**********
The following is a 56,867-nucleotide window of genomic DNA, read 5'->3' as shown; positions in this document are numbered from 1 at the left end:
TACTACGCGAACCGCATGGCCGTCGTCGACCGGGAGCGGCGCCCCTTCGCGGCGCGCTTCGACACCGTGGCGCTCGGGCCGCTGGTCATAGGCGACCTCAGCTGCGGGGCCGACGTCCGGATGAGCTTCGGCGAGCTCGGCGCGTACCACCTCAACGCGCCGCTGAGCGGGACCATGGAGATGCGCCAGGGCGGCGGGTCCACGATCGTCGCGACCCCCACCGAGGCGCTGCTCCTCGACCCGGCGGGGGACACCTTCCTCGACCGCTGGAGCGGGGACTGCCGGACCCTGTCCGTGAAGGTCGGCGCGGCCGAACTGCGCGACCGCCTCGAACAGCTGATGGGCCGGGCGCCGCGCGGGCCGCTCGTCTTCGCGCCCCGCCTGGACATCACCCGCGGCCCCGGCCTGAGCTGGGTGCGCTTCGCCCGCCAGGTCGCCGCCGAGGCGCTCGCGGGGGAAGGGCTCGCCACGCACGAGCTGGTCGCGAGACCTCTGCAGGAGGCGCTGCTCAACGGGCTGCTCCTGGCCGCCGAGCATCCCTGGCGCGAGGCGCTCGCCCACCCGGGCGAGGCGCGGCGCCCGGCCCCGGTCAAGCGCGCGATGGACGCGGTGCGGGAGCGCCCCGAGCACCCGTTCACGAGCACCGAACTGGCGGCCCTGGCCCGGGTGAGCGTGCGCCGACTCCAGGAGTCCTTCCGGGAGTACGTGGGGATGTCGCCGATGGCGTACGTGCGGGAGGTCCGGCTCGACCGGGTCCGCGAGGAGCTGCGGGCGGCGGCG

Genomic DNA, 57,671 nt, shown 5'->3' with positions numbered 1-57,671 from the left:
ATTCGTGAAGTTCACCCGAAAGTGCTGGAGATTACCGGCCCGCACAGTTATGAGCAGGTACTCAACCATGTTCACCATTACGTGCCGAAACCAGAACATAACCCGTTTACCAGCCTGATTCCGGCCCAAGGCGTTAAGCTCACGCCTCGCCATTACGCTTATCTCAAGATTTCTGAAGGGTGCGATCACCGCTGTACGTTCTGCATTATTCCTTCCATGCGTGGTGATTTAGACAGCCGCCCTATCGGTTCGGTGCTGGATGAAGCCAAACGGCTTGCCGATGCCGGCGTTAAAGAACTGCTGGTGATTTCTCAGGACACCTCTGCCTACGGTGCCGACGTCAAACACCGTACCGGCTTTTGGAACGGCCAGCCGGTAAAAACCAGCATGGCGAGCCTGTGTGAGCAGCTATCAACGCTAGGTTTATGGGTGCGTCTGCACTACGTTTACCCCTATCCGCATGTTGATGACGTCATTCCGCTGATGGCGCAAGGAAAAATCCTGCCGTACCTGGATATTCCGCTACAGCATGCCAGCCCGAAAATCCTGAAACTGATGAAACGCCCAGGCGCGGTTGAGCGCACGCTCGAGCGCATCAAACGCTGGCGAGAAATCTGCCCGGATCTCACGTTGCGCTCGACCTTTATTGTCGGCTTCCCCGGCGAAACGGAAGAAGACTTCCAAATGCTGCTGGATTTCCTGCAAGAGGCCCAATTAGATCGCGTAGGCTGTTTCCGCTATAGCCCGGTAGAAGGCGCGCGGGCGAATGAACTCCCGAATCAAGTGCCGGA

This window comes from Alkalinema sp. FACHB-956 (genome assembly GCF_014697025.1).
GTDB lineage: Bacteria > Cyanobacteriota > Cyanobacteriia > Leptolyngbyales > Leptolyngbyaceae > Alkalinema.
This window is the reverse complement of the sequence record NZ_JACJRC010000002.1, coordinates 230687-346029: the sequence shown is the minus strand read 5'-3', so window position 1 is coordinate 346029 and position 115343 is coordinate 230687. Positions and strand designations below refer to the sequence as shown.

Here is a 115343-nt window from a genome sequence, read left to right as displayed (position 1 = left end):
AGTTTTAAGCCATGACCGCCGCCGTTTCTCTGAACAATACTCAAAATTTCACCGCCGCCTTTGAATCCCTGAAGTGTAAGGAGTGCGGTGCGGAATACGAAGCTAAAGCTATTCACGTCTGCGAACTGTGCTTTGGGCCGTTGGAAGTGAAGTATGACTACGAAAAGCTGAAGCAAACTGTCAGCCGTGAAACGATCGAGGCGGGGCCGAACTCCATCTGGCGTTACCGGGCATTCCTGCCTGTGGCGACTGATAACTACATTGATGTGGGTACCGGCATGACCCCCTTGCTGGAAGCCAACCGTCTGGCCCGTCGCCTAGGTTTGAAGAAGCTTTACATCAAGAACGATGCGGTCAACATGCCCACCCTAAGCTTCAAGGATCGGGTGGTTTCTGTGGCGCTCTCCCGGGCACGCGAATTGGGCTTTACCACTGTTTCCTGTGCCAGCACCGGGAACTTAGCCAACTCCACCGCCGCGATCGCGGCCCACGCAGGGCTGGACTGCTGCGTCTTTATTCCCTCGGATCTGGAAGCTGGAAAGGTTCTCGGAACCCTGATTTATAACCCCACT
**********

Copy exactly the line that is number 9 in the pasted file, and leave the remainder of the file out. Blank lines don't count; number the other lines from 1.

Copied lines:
AGTTTTAAGCCATGACCGCCGCCGTTTCTCTGAACAATACTCAAAATTTCACCGCCGCCTTTGAATCCCTGAAGTGTAAGGAGTGCGGTGCGGAATACGAAGCTAAAGCTATTCACGTCTGCGAACTGTGCTTTGGGCCGTTGGAAGTGAAGTATGACTACGAAAAGCTGAAGCAAACTGTCAGCCGTGAAACGATCGAGGCGGGGCCGAACTCCATCTGGCGTTACCGGGCATTCCTGCCTGTGGCGACTGATAACTACATTGATGTGGGTACCGGCATGACCCCCTTGCTGGAAGCCAACCGTCTGGCCCGTCGCCTAGGTTTGAAGAAGCTTTACATCAAGAACGATGCGGTCAACATGCCCACCCTAAGCTTCAAGGATCGGGTGGTTTCTGTGGCGCTCTCCCGGGCACGCGAATTGGGCTTTACCACTGTTTCCTGTGCCAGCACCGGGAACTTAGCCAACTCCACCGCCGCGATCGCGGCCCACGCAGGGCTGGACTGCTGCGTCTTTATTCCCTCGGATCTGGAAGCTGGAAAGGTTCTCGGAACCCTGATTTATAACCCCACT